My teachers at Primary school were a mixed bunch. I’ve described the first three over the last couple of days. Today we will end with Miss Hazel, the psychopathic and the one man, Mr Hole, the avuncular.
Miss Hazel was known as ‘Witch’ Hazel which, if you aren’t familiar with the same, is a medicinal product but, in our eyes, she was anything but soothing and restorative. In many ways she looked like my Gran – small, tightly packed white hair, puckered lips from less than well fitted false teeth. But while the chassis might seem the same, under the bonnets they were totally different vehicles. She was a rip roaring, snorting beast of a woman who terrified us even when she was looking down and we couldn’t see her eyes. If you’ve ever wondered what happened to medusa, well, she entered teacher training college in 1946 and ended up terrorising form 2 at Maple Road Primary.
Much like most pain, it is difficult to recall exactly how bad it was save by a comparison with every other teacher before or since – she set a new low, a personal best in egregious fear and loathing.
Miss Hazel loved loud noises. Mostly her voice, an instrument of delicious torture that had been honed as a template for the hands free phone; she could be heard miles away. But also, variously her ruler (on desks and hands), desk lids (slammed shut and be sure you got your fingers away because she wasn’t worried), classroom doors (ditto) and, somehow and don’t ask me how, closing an exercise book after she’d marked it.
I recall one poor soul – Angela something – caught talking to a friend across the gangway. Wholly innocent I suspect, but Senator Joseph McCarthy couldn’t have been more suspicious of Angela.
‘What is it, girl?’ The absence of a name was not a good sign, as if anonymizing the culprit rendered them expendable.
Angela was traumatised, instantly rendered both mute and the subject of uncontrollable muscle movements. For some that meant an unfortunate leakage but, and history doesn’t relate why, in Angela’s case she lost complete control of her left hand. That can be the only explanation because the next thing we knew, Angela was whimpering with her hand bent at a peculiar angle across the desk. Somehow – and no one could do this if they tried – she had jammed her pinky into the inkwell. Even back in the dark ages of my school days we had moved beyond quill pens and ink-in-wells but the desks remained those from a different generation and thus contained a now redundant ink well.
‘What are you doing, girl?’
Even if she could have spoken, articulating exactly what she had done was clearly beyond Angela.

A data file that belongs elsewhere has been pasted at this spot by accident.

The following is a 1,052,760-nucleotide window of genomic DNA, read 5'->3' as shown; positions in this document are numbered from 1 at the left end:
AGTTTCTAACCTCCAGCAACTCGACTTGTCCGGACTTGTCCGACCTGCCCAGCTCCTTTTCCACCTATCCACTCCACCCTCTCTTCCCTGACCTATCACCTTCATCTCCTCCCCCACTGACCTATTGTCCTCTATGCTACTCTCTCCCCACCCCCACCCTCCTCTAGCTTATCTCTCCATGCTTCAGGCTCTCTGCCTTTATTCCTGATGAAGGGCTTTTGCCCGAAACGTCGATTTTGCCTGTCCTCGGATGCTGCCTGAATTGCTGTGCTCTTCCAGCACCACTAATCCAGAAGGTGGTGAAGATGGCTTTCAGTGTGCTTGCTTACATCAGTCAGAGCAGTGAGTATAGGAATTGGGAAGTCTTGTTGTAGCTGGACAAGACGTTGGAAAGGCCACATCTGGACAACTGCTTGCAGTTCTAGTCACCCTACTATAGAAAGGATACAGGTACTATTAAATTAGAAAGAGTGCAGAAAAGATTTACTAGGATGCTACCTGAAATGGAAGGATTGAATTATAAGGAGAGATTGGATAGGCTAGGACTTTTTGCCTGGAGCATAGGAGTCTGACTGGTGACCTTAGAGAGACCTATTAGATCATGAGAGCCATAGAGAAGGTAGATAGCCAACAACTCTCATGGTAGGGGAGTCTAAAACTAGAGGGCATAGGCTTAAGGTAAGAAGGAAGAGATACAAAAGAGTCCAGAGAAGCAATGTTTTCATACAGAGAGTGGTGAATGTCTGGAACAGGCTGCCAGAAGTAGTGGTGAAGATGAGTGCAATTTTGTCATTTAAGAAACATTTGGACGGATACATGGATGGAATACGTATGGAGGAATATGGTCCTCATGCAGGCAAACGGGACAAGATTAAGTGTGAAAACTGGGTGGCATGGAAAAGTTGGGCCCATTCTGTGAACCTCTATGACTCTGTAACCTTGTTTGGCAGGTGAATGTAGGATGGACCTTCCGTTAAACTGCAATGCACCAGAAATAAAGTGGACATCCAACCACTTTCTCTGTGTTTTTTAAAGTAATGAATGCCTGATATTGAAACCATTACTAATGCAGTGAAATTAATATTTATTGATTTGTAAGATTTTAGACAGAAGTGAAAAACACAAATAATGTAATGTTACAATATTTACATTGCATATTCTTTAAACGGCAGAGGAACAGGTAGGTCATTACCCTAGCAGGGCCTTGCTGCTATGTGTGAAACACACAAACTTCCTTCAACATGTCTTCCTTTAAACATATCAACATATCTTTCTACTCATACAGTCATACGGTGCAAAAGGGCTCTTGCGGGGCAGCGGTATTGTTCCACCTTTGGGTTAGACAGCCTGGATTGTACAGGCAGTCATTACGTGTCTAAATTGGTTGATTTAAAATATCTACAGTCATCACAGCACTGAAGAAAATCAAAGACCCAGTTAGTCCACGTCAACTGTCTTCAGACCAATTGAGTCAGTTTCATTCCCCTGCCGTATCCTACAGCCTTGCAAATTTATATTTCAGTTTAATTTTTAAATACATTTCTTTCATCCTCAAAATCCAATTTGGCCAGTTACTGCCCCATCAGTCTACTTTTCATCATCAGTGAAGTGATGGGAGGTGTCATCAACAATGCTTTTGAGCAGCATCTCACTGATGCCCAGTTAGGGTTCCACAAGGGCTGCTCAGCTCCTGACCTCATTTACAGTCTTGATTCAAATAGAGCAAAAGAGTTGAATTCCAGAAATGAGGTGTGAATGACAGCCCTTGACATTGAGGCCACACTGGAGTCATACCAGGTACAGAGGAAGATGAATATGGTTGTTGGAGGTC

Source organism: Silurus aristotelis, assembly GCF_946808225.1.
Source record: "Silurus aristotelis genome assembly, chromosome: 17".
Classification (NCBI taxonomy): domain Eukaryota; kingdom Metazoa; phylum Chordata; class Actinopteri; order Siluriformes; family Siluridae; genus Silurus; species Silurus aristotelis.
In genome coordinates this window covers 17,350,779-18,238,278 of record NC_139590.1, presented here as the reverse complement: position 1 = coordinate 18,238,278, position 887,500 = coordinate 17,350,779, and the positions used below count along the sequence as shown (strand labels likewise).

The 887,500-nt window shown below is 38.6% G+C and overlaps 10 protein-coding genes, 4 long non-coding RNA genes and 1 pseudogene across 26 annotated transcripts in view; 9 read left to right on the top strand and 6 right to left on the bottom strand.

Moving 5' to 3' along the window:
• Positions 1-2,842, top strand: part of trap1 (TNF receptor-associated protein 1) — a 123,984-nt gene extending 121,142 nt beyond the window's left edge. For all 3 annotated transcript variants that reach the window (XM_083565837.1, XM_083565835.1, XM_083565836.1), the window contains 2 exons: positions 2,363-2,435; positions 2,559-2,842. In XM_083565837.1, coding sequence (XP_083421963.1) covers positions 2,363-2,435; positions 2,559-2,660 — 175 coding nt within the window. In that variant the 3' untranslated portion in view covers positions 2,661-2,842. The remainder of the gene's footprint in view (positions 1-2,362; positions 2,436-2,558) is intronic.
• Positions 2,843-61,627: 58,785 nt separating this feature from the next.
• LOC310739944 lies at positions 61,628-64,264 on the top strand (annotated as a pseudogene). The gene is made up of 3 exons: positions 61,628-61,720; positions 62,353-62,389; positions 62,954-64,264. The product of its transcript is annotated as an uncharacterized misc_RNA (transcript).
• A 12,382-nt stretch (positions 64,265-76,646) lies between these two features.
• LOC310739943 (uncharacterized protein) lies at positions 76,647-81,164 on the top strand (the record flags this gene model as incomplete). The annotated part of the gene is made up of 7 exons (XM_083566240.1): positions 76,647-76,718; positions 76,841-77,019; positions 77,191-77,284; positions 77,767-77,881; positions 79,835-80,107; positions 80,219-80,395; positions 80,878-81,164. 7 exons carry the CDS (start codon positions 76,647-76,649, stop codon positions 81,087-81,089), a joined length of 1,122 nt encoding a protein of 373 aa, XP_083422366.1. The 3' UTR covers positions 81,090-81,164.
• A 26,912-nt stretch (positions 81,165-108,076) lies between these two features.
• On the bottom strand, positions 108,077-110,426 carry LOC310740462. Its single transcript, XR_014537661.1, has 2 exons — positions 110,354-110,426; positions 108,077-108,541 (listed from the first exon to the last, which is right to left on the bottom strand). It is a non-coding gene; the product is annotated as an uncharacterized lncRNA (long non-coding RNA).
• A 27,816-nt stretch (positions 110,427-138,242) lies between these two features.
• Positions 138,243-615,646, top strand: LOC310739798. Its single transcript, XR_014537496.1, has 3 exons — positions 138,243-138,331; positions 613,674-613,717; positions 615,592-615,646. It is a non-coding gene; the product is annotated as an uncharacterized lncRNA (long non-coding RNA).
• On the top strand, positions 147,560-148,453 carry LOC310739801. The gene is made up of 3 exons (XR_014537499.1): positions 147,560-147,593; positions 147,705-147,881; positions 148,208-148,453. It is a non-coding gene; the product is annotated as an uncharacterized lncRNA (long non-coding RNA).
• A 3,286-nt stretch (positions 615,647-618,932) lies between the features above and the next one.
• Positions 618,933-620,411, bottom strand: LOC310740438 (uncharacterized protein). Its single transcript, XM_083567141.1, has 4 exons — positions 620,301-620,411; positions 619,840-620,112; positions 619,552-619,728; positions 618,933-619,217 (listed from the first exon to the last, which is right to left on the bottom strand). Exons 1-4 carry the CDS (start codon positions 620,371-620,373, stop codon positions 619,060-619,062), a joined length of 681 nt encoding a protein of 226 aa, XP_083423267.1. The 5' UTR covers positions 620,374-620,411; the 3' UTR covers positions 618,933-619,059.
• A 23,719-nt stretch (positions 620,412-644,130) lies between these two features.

Miss Hazel approached the ensnared pupil and, having carried out a comprehensive health and safety and risk assessment, grabbed her hand and tried to yank it free.
Now, pausing here momentarily, we should consider that, while Miss Hazel was probably in her fifties, she still retained the residual strength of her simian forebears. The entrapped pinky was made of sterner stuff and refused to budge.
It was difficult enough for her to both remain seated and have a finger embedded in a small china inkwell on the far edge of her desk – though standing up without permission was a crime no known punishment fitted so she had determined to remain seated at all costs.
‘All costs’, however, didn’t factor in the irresistible force of a psychopathic primary teacher with a fetish for free-to-view pinkies meeting the immovable object – viz the reluctant pinky. Two things gave at the same time. First Miss Hazel’s head tipped forward at speed and second, a beat behind, Angela’s bonce mirrored Miss Hazel’s. The clash was as inevitable as it was appalling. The sound outdid any created by Miss Hazel’s quotidian ill temper.
The two females flew apart, both holding the site of the impact, both moaning in a sort of cranial plain chant. The kerfuffle that followed involved other teachers, the school nurse and, proof there was a God, early break time.
It was almost as if the spark was knocked out of Miss Hazel in the impact. Memory suggests that she never quite regained her former stature as gorgon-in-tweed. But perhaps it was the knowledge that even the most challenging teacher could be brought low by a well timed head-butt.
Mr Hole – aka Holey – was a different kettle of shark entirely. He came from Dunstable, which, because he told us so often I assumed it had to be a sort of Valhalla – well until I visited it and realised it about as interesting as any suburban enclave. He wore wonky spectacles which he was always pushing up his nose, shirts that were congenitally untuckable, a string vest that appeared at tantalising intervals and the most infectious enthusiastic approach to learning I think I’ve ever had. Nothing seemed to be uninteresting. How windows opened, the contents of the bottom of Douglas Jeroboam’s satchel, a scientific comparison of knee cap scars, door mats and, most intriguing of all, the shape of drying puddles on the playground after rain.
He also got me writing. In his class I set up a form newspaper with three friends – the aforementioned Douglas, Christopher Grohmann and Paul Kirsch. We asked for copy and stuck the stories on large white sheets of paper – the Maple Road Times – which proudly hung from a small loop of string near the blackboard for its three or four editions before we ran out of material. And I wrote a series of plays – Sleepy Halt Junction, based loosely on ancient Will Hay films, especially Oh Mr Porter.
Ah me. Happy days. Sadly, while he fired our enthusiasm in many ways, Mr Hole didn’t prepare us for our Eleven Plus exams, a monstrous conceit that channeled children’s futures as effectively as a lottery. Somehow, through the intervention of a rather delightful bear, I secured a place at a grammar school and, academically, my future was safe. It could easily, might easily have been so different. If you want to read about my marmalade loving rescuer, click here.